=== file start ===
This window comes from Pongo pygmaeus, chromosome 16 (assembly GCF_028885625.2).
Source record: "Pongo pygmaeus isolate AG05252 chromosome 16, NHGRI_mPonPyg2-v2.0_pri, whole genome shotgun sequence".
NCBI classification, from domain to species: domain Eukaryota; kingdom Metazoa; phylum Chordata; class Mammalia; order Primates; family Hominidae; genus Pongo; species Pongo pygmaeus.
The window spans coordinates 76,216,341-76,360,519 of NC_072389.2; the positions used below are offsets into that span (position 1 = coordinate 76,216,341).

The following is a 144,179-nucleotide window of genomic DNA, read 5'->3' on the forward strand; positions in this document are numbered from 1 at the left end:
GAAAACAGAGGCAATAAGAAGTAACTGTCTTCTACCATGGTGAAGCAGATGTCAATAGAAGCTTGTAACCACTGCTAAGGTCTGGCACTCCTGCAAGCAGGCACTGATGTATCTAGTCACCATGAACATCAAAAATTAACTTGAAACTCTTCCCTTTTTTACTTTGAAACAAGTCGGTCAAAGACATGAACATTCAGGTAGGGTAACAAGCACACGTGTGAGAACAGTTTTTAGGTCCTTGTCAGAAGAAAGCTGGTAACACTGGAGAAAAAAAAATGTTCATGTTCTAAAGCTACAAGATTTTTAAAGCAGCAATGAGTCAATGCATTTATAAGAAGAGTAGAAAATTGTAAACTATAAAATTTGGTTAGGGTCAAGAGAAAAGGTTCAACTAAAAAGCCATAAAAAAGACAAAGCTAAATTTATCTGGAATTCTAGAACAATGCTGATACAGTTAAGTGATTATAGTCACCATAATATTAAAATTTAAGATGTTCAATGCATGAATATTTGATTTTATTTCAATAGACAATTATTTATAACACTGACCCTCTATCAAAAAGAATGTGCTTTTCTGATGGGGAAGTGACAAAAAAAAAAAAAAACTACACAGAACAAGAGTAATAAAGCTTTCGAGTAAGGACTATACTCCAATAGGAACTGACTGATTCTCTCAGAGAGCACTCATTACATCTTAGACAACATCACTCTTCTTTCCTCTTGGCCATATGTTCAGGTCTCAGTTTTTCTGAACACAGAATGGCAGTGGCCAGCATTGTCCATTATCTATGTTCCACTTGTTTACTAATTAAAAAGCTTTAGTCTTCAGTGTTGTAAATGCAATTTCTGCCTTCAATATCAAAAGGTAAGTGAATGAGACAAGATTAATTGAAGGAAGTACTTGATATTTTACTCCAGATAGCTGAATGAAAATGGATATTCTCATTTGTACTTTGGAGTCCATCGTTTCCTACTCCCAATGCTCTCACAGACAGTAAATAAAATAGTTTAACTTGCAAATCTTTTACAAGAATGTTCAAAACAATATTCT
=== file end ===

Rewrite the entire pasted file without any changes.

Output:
This window comes from Pongo pygmaeus, chromosome 16 (assembly GCF_028885625.2).
Source record: "Pongo pygmaeus isolate AG05252 chromosome 16, NHGRI_mPonPyg2-v2.0_pri, whole genome shotgun sequence".
NCBI classification, from domain to species: domain Eukaryota; kingdom Metazoa; phylum Chordata; class Mammalia; order Primates; family Hominidae; genus Pongo; species Pongo pygmaeus.
The window spans coordinates 76,216,341-76,360,519 of NC_072389.2; the positions used below are offsets into that span (position 1 = coordinate 76,216,341).

The following is a 144,179-nucleotide window of genomic DNA, read 5'->3' on the forward strand; positions in this document are numbered from 1 at the left end:
GAAAACAGAGGCAATAAGAAGTAACTGTCTTCTACCATGGTGAAGCAGATGTCAATAGAAGCTTGTAACCACTGCTAAGGTCTGGCACTCCTGCAAGCAGGCACTGATGTATCTAGTCACCATGAACATCAAAAATTAACTTGAAACTCTTCCCTTTTTTACTTTGAAACAAGTCGGTCAAAGACATGAACATTCAGGTAGGGTAACAAGCACACGTGTGAGAACAGTTTTTAGGTCCTTGTCAGAAGAAAGCTGGTAACACTGGAGAAAAAAAAATGTTCATGTTCTAAAGCTACAAGATTTTTAAAGCAGCAATGAGTCAATGCATTTATAAGAAGAGTAGAAAATTGTAAACTATAAAATTTGGTTAGGGTCAAGAGAAAAGGTTCAACTAAAAAGCCATAAAAAAGACAAAGCTAAATTTATCTGGAATTCTAGAACAATGCTGATACAGTTAAGTGATTATAGTCACCATAATATTAAAATTTAAGATGTTCAATGCATGAATATTTGATTTTATTTCAATAGACAATTATTTATAACACTGACCCTCTATCAAAAAGAATGTGCTTTTCTGATGGGGAAGTGACAAAAAAAAAAAAAAACTACACAGAACAAGAGTAATAAAGCTTTCGAGTAAGGACTATACTCCAATAGGAACTGACTGATTCTCTCAGAGAGCACTCATTACATCTTAGACAACATCACTCTTCTTTCCTCTTGGCCATATGTTCAGGTCTCAGTTTTTCTGAACACAGAATGGCAGTGGCCAGCATTGTCCATTATCTATGTTCCACTTGTTTACTAATTAAAAAGCTTTAGTCTTCAGTGTTGTAAATGCAATTTCTGCCTTCAATATCAAAAGGTAAGTGAATGAGACAAGATTAATTGAAGGAAGTACTTGATATTTTACTCCAGATAGCTGAATGAAAATGGATATTCTCATTTGTACTTTGGAGTCCATCGTTTCCTACTCCCAATGCTCTCACAGACAGTAAATAAAATAGTTTAACTTGCAAATCTTTTACAAGAATGTTCAAAACAATATTCT